Pakistan has recorded 45,898 infections and 985 deaths to date from the respiratory disease caused by the novel coronavirus. Tuesday saw the most deaths in a single day reported, at 46.
Shaheen Raza, a 65-year-old female Member of the Punjab Assembly (MPA), the country's largest province, died in the eastern city of Lahore, the CEO of Mayo Hospital, Dr Asad Aslam, told Reuters.
"She was admitted to a hospital on May 17, and brought to Mayo Hospital on Monday, where she tested positive for the virus," Aslam said.
Passengers board a train at a station after the government eased a lockdown in Lahore on Wednesday. AFP
Raza belonged to the ruling party of Prime Minister Imran Khan and was elected on a reserved seat for women. Punjab's Health Minister Yasmeen Rashid, who is from the same party, said Raza had been visiting quarantine centres in the province for inspections and was a cancer survivor.
Meanwhile, despite rising rates of infections and deaths, Pakistan continued to open up the country on Wednesday, with cross-country train operations restarting after almost two months.
The timing of the restart presents a challenge for authorities with the holiday of Eid Al Fitr, which marks the end of the Holy Month of Ramadan, due to fall on Sunday or Monday, subject to the sighting of the new moon - meaning tens of thousands of people will be looking to board trains for their home towns.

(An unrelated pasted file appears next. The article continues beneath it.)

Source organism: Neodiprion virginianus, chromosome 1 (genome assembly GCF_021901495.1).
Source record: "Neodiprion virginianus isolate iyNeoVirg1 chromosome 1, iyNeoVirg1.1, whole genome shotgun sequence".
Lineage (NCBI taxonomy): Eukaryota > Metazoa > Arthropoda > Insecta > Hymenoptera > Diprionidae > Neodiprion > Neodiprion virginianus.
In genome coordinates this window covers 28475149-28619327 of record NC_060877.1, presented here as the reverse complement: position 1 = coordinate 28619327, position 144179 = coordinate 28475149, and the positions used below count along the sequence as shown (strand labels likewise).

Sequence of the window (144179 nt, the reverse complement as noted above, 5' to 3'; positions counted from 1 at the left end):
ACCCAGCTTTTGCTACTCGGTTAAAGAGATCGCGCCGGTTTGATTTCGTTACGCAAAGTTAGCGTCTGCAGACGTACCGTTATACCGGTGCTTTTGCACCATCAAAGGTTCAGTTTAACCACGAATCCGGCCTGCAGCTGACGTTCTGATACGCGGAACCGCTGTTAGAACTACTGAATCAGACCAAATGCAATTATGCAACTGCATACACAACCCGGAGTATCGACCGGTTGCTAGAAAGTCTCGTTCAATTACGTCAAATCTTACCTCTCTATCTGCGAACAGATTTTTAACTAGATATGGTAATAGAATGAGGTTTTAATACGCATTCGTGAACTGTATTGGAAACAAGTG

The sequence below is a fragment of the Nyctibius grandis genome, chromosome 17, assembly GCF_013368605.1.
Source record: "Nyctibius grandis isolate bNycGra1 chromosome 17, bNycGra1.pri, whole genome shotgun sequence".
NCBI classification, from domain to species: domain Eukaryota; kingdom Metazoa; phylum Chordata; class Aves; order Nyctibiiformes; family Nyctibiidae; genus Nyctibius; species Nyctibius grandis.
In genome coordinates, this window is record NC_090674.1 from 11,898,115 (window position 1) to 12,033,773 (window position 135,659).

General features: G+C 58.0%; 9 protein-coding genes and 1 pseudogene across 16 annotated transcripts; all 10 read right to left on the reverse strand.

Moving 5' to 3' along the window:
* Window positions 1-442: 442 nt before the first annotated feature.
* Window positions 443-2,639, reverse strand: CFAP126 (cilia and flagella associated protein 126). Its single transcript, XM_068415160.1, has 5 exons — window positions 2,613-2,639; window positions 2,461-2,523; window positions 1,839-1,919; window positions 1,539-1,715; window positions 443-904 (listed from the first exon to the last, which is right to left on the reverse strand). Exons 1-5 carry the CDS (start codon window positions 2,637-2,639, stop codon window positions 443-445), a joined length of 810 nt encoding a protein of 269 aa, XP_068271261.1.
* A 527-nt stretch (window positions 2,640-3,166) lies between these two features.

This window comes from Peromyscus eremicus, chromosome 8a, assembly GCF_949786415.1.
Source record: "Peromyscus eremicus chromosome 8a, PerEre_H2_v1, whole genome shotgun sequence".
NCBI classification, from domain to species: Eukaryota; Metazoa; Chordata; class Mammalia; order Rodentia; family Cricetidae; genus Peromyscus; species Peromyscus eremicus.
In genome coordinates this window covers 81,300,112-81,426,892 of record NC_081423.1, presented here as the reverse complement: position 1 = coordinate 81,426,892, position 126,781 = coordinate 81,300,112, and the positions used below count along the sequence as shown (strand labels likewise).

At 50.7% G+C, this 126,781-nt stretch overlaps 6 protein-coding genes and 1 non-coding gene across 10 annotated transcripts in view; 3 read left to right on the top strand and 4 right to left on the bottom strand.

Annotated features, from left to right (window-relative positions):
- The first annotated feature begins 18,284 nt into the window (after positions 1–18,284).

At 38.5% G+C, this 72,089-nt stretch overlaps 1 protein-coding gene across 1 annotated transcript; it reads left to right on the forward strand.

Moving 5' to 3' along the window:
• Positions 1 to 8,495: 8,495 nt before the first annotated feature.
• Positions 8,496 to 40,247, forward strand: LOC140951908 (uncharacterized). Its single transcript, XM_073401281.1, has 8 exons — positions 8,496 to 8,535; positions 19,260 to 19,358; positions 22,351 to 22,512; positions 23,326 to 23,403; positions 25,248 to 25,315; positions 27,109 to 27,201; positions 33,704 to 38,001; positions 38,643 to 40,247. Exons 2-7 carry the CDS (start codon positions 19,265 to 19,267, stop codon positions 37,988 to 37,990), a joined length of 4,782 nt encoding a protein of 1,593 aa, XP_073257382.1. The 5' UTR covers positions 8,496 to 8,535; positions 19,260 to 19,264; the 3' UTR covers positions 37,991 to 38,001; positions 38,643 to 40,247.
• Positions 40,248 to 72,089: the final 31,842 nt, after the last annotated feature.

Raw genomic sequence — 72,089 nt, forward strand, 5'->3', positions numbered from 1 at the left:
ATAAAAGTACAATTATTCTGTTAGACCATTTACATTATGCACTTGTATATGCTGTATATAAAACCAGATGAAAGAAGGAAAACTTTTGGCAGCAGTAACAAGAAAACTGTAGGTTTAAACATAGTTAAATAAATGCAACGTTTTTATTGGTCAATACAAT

Passengers wearing face masks wait to board the Karachi bound Awam Express at the Rawalpindi railway station. AFP
Railways authorities told Reuters that bookings had been limited to 60% of capacity to ensure social distancing. Tickets sold out shortly after becoming available.
Passengers sit in a carriage of a train at a station before leaving for Rawalpindi in Lahore. AFP
"Walk-through sanitising gates, thermometers and sanitisers have been supplied to all railway stations," Pakistan Railways public relations director Quratul Ain told Reuters, adding no passenger with a temperature or not wearing a mask would be allowed to travel.
Officials and experts said that the female doctors were brought back to the Sindh’s health system through a technology-driven initiative by one of the oldest public sector medical universities in the country, which has so far succeeded in bringing back to the profession over 800 Pakistani lady doctors in different countries.
Production should start "within weeks," said Osman Khalid Waheed, the chief executive of Ferozsons Laboratories Ltd, which will produce the drug. He spoke at a news conference alongside Pakistan's de facto health minister, Zafar Mirza.
“We are seeing a roughly similar pattern everywhere — I suspect we have more immunity than estimated,” Professor Karol Sikora, who previously directed the WHO’s cancer programme, said.
The surge in deaths and number of corona patients also indicate the looming danger, said a research done by Geo News, which is based on experts’ comments and analysis of data collected from four big cities of the country.
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